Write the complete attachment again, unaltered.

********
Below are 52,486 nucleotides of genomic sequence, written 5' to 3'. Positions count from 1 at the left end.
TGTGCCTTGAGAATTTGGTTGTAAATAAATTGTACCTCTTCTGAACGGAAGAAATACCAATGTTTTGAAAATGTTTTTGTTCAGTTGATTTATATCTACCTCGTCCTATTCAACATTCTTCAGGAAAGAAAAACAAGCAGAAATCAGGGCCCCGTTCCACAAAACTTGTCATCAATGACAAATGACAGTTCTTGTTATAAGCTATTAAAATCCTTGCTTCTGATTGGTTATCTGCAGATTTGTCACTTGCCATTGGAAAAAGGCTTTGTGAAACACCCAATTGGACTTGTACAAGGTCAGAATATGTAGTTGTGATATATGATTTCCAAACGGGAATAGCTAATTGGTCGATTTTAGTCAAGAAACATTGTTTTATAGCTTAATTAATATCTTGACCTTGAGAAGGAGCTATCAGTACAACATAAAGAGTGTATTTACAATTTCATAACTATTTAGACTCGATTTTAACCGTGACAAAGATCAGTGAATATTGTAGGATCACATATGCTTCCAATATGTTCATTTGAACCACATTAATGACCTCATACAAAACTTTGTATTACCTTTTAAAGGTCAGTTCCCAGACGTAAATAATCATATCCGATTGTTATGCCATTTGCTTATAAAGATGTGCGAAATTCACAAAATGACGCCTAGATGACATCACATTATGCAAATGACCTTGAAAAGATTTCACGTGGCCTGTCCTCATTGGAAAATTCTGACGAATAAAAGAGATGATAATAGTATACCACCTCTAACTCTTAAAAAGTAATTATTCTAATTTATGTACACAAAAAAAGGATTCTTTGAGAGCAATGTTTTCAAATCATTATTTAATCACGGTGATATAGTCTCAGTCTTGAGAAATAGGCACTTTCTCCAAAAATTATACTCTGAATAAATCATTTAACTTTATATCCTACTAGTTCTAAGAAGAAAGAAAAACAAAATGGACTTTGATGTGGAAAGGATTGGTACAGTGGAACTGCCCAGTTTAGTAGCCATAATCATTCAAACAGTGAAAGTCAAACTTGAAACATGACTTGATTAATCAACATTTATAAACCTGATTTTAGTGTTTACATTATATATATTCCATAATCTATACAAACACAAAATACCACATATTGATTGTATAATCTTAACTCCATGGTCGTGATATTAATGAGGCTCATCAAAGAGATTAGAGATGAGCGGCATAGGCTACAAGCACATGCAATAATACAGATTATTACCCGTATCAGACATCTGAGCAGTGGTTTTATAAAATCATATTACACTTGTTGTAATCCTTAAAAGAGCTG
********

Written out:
Below are 52,486 nucleotides of genomic sequence, written 5' to 3'. Positions count from 1 at the left end.
TGTGCCTTGAGAATTTGGTTGTAAATAAATTGTACCTCTTCTGAACGGAAGAAATACCAATGTTTTGAAAATGTTTTTGTTCAGTTGATTTATATCTACCTCGTCCTATTCAACATTCTTCAGGAAAGAAAAACAAGCAGAAATCAGGGCCCCGTTCCACAAAACTTGTCATCAATGACAAATGACAGTTCTTGTTATAAGCTATTAAAATCCTTGCTTCTGATTGGTTATCTGCAGATTTGTCACTTGCCATTGGAAAAAGGCTTTGTGAAACACCCAATTGGACTTGTACAAGGTCAGAATATGTAGTTGTGATATATGATTTCCAAACGGGAATAGCTAATTGGTCGATTTTAGTCAAGAAACATTGTTTTATAGCTTAATTAATATCTTGACCTTGAGAAGGAGCTATCAGTACAACATAAAGAGTGTATTTACAATTTCATAACTATTTAGACTCGATTTTAACCGTGACAAAGATCAGTGAATATTGTAGGATCACATATGCTTCCAATATGTTCATTTGAACCACATTAATGACCTCATACAAAACTTTGTATTACCTTTTAAAGGTCAGTTCCCAGACGTAAATAATCATATCCGATTGTTATGCCATTTGCTTATAAAGATGTGCGAAATTCACAAAATGACGCCTAGATGACATCACATTATGCAAATGACCTTGAAAAGATTTCACGTGGCCTGTCCTCATTGGAAAATTCTGACGAATAAAAGAGATGATAATAGTATACCACCTCTAACTCTTAAAAAGTAATTATTCTAATTTATGTACACAAAAAAAGGATTCTTTGAGAGCAATGTTTTCAAATCATTATTTAATCACGGTGATATAGTCTCAGTCTTGAGAAATAGGCACTTTCTCCAAAAATTATACTCTGAATAAATCATTTAACTTTATATCCTACTAGTTCTAAGAAGAAAGAAAAACAAAATGGACTTTGATGTGGAAAGGATTGGTACAGTGGAACTGCCCAGTTTAGTAGCCATAATCATTCAAACAGTGAAAGTCAAACTTGAAACATGACTTGATTAATCAACATTTATAAACCTGATTTTAGTGTTTACATTATATATATTCCATAATCTATACAAACACAAAATACCACATATTGATTGTATAATCTTAACTCCATGGTCGTGATATTAATGAGGCTCATCAAAGAGATTAGAGATGAGCGGCATAGGCTACAAGCACATGCAATAATACAGATTATTACCCGTATCAGACATCTGAGCAGTGGTTTTATAAAATCATATTACACTTGTTGTAATCCTTAAAAGAGCTG